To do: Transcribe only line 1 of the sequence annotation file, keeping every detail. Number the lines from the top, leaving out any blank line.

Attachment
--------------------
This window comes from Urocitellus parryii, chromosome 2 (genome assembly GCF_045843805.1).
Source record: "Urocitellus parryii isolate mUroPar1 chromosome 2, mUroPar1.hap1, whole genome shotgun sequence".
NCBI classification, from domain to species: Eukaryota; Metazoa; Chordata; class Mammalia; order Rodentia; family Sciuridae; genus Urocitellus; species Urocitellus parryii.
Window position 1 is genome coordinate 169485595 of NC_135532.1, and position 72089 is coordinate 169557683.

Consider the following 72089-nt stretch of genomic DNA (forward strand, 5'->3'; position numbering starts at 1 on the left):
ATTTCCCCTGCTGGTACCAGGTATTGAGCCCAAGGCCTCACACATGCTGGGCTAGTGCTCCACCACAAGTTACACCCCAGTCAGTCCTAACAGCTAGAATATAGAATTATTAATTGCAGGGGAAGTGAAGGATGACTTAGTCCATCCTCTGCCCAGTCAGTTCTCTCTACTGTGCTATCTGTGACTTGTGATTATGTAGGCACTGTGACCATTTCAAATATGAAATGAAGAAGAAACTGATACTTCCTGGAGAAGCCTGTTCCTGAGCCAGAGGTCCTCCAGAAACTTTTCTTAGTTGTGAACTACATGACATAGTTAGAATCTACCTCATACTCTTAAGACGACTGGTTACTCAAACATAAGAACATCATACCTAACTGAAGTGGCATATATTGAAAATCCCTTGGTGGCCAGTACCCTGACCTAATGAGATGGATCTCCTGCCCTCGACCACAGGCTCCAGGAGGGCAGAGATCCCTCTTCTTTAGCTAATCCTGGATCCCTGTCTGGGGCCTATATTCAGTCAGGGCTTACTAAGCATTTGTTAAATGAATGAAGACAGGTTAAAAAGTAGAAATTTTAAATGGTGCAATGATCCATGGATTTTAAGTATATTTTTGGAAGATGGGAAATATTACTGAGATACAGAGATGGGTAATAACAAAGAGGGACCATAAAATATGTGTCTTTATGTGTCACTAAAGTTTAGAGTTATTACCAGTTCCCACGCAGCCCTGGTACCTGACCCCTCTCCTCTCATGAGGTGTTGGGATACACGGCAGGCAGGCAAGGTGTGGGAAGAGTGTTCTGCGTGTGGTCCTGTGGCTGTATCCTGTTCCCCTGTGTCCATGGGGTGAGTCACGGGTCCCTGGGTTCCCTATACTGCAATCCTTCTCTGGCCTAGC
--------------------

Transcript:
This window comes from Urocitellus parryii, chromosome 2 (genome assembly GCF_045843805.1).